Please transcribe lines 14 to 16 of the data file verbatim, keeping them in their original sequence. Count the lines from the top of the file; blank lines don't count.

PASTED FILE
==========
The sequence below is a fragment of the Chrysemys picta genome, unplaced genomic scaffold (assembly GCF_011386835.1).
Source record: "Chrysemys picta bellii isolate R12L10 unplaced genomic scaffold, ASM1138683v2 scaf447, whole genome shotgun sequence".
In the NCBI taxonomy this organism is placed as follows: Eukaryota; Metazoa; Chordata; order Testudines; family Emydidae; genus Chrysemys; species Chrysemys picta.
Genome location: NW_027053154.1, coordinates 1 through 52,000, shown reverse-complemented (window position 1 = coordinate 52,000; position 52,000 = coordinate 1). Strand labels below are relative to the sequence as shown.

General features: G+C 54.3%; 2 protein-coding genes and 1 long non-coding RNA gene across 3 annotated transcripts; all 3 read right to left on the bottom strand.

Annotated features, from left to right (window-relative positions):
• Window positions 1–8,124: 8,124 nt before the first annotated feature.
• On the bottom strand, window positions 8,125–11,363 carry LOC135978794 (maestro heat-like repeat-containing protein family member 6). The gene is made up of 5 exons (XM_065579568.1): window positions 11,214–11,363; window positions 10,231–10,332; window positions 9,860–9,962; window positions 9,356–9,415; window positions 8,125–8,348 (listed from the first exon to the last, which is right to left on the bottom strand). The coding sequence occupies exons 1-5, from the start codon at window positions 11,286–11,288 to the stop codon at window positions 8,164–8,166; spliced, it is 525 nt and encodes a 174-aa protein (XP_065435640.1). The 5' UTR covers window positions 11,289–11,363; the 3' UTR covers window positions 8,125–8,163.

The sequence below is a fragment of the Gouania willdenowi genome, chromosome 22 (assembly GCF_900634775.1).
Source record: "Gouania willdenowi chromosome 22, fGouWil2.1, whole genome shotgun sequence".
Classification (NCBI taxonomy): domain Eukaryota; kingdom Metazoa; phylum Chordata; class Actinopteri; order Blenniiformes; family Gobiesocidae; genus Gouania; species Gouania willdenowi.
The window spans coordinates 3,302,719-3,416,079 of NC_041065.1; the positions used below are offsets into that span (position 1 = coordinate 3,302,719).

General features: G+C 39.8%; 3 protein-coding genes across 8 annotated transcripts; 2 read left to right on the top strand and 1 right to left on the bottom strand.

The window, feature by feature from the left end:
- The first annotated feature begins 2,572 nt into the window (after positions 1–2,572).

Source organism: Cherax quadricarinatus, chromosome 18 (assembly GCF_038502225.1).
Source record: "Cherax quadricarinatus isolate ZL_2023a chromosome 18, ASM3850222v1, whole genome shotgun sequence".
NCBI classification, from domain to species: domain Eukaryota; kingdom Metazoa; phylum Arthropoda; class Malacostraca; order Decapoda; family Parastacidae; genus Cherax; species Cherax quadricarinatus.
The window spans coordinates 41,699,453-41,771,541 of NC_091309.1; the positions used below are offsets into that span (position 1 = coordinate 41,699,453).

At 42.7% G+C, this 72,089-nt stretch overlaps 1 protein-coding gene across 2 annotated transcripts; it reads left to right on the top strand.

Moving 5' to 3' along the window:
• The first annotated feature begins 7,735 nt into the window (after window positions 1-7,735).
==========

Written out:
The window, feature by feature from the left end:
- The first annotated feature begins 2,572 nt into the window (after positions 1–2,572).

Source organism: Cherax quadricarinatus, chromosome 18 (assembly GCF_038502225.1).